During the past couple of years, 21 states, including California, have stopped playing the fool, finally requiring Amazon to collect sales taxes like its competitors do. In a study released earlier this year, the National Bureau of Economic Research analyzed retail data of five of these states and found that Amazon’s sales plummeted by nearly 10 percent after they started charging sales tax. It was saving the cost of sales tax—not any Bezos “magic”—that kept many customers buying from his online mall. Of course, that’s cold comfort to the retailers driven out of business during two decades of Amazon’s government-backed assault.
“But wait,” as they say on late-night TV infomercials, “there’s more!” Amazon’s amazing slice-and-dice tax machine not only avoids paying state taxes, but it also extracts tax money from states to expand its warehouse network. This supremely rich company says that states wanting the (low-wage, no-benefit, temporary and dehumanizing) jobs that come with its warehouses must show Amazon the money, i.e., offer “incentive grants” or tax breaks.
In short, flimflammery and government favoritism help Amazon overwhelm honest competition and extend its monopoly reach.
The Amazon crush
Having vast market power means never having to say you’re sorry—even to your owners. Bezos can afford to be a voracious predator because his Wall Street investors have allowed him to keep operating without returning a profit. On paper, his revenue-generating machine has lost billions of dollars, yet his major investors, enamored with Amazon’s takeover of one consumer market after another, haven’t pulled the plug. Amazon uses their capital to buy its competitors and/or to market its own version of competitors’ products, which it then sells at a loss in order to squeeze hapless competitors out of business. That’s the very definition of predatory pricing.
Brad Stone’s book gives a chilling example of one such predation. Amazon has its own corporate espionage team called Competitive Intelligence that tracks rivals. In 2009, CIAmazon spotted a fast-rising online seller of one particular baby product: Diapers.com. A Bezos lieutenant was dispatched to inform the diaper honchos that the cheetah was going into that business, so they should just sell their firm to it. No thanks, replied the upstart.
Amazon promptly responded to the rebuff by marketing another line of diapers—with a price discount of 30 percent. It kept dropping the price even lower (plus free shipping) when the smaller firm tried to fight back. Diapers.com’s investors grew antsy, and in September 2010, the two founders of the company met with Bezos himself and surrendered. The final blow was their discovery that Bezos, in his campaign to crush them and control the market of online diaper sales, was on track to lose $100 million in just three months.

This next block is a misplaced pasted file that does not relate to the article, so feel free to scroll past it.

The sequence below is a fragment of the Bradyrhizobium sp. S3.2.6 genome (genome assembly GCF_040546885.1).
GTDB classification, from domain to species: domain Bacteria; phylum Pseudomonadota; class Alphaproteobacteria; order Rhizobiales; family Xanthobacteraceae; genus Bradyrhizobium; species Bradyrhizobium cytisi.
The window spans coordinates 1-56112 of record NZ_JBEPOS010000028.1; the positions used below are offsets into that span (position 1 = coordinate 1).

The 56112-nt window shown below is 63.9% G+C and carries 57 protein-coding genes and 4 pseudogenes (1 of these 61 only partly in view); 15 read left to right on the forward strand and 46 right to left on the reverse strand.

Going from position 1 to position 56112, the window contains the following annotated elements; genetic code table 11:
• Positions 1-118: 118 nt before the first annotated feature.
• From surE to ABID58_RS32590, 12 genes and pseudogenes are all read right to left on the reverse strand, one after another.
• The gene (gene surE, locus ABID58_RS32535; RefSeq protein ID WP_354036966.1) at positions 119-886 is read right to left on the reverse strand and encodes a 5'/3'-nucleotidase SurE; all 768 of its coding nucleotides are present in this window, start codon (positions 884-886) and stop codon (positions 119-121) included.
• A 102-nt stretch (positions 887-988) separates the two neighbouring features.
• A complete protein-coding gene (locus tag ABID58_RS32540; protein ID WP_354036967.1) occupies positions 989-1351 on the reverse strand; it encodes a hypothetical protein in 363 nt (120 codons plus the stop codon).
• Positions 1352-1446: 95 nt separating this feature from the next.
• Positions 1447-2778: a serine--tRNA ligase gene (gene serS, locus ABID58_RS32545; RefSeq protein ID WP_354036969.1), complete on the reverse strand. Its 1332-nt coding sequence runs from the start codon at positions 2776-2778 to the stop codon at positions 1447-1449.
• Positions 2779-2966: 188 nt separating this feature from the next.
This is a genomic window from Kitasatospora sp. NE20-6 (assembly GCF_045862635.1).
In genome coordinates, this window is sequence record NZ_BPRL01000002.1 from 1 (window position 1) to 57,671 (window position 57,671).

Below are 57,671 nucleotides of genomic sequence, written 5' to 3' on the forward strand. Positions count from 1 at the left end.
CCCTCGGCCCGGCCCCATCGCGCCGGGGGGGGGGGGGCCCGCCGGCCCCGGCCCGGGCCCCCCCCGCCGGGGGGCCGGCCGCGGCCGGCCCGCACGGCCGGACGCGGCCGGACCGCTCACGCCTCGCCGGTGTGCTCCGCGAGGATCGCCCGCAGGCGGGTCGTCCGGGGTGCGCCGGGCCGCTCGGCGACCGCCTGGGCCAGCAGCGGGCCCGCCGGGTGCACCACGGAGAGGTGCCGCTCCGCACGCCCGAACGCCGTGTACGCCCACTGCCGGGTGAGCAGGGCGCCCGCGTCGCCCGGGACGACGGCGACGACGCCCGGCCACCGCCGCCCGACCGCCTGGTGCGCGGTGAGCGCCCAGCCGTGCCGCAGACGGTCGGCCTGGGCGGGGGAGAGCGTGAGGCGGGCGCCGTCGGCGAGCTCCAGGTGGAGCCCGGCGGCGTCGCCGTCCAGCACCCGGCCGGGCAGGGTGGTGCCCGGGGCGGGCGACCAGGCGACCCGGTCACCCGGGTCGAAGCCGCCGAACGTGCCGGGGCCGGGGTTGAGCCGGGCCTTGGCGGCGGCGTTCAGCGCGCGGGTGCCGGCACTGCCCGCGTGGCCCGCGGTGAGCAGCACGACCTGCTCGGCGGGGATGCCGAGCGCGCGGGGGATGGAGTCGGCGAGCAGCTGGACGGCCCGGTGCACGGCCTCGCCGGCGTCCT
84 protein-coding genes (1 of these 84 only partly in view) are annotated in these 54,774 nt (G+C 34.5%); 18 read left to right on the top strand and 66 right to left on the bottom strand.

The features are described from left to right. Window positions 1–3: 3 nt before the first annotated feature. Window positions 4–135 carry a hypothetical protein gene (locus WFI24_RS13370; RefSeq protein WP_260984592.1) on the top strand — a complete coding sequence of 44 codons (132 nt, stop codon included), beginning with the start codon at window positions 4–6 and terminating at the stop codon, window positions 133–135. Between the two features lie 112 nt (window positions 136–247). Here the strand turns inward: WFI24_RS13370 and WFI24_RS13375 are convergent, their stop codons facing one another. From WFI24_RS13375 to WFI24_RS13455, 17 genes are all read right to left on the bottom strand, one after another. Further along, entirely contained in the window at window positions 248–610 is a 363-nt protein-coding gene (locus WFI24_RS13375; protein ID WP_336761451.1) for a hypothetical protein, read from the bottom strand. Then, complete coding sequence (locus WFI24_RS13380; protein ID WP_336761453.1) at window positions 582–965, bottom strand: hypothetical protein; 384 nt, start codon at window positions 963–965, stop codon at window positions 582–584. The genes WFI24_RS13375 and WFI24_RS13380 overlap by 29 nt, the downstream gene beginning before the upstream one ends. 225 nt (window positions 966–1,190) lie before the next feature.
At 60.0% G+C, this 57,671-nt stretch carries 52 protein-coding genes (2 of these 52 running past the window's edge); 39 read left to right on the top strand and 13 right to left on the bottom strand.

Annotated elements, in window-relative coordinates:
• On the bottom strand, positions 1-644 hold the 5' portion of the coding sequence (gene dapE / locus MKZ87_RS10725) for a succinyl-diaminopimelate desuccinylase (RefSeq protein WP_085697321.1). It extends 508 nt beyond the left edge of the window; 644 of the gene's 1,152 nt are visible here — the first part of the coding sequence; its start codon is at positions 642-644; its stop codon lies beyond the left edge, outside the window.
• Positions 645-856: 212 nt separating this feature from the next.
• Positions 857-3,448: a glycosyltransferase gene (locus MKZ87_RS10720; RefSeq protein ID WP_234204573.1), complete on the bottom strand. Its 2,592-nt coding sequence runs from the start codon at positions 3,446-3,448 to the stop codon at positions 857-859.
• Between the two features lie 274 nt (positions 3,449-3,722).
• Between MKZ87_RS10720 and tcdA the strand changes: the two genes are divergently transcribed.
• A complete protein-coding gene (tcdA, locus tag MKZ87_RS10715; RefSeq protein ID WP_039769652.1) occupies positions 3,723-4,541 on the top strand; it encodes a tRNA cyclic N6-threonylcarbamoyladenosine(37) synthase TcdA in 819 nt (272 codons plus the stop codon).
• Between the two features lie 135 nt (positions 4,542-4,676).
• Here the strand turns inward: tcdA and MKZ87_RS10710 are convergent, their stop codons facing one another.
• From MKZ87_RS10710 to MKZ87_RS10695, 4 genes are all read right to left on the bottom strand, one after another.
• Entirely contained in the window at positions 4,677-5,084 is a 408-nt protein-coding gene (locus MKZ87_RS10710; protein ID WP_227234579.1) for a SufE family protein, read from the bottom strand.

Such ruthlessness is standard operating procedure at Amazon, which exerts it against any gazelle it chooses to eliminate. This likely includes some of your town’s Main Street stores. Small retailers everywhere are experiencing an ugly practice dubbed “showrooming.” For example, John Crandall, owner of Old Town Bike Shop in Colorado Springs, has seen a surge of shoppers who come in, check out the bikes he sells, ask a lot of questions, try out some bikes—and leave without buying anything. Then, some days later, they’ll show up at the store with the parts for a new bike and ask Old Town to assemble it for them! These shoppers have used their smartphones in Crandall’s store to scan the barcode of a product they like and then gone online to buy it from Amazon at a discounted price—lower than Crandall’s wholesale price.
Amazon’s new smartphone, called Fire (apparently meant in the sense of “shoot to kill”), is specifically designed to make showrooming fast and easy. Amazon has even offered $5 rebates to shoppers who scan items at stores, then buy them from the online brute. This is corporate murder. After 38 years in business, Old Town is hanging on, but it’s endangered. Crandall employs 11 people, pays rent and local taxes, supports all sorts of community events, and is fully involved in Colorado Springs—a place Bezos couldn’t care less about.
Producers need the marketplace, the marketplace needs products. You’d think this would be a felicitous, symbiotic relationship, but when the market grows into a virtual monopoly, the monopolist can turn on suppliers with a vengeance. Amazon has done precisely that to book publishers. While Amazon’s fight with international publishing giant Hachette has been well-publicized, it’s medium-size and small publishers who are especially vulnerable. They don’t have splashy marketing budgets, so they’re largely dependent on access to the buyers coming to Amazon’s online market.
“I offered them a 30 percent discount,” the head of a small academic publishing house told The New York Times this year. “They demanded 40,” she said. After she acquiesced, the cheetah soon came back, demanding 45. “Where do I find that 5 percent?” she asks. “Amazon may be able to operate at a loss, but I’m not in a position to do that.” She can’t leave, but staying could crush her company: “I wake up every single day knowing Amazon might make new, impossible demands.”
Just say no
Rather than examine the far-reaching social destructiveness in Amazon’s business model, the Powers That Be blithely hail Bezos as an exemplary corporate leader and point to his company as a model for the New Economy. They smile cluelessly when he says that it’s not Amazon killing off local businesses and turning work into a low-wage, roboticized nightmare—rather it’s “the future” that is producing these changes.
Bezos has gotten away with this hornswoggle up to now by endlessly reciting his mantra that everything Amazon does is to benefit consumers by relentlessly lowering prices. But I don’t want a price that’s stained with gross worker exploitation, the crushing of local enterprise, and the creation of a corporate oligarch. It’s up to us to reject this way of business.
Stacy Mitchell, an intrepid researcher with the Institute for Local Self-Reliance (www.ilsr.org ), has been studying Amazon’s impact and rightly says that to avoid a sterile Amazonian future, we must force “a public conversation about their power.” Unlike Walmart, Amazon is largely invisible to most people. As Mitchell puts it: “All you really see is the website and then the FedEx guy is there.”
More people need to know what’s going on between that jazzy website and “the FedEx guy,” for Amazon is insidious, far more dangerous and destructive to our culture’s essential values than Walmart ever dreamed of being. Remember: Price is not value. Exchanging value—and our society’s values—for Amazon’s low prices is a raw deal.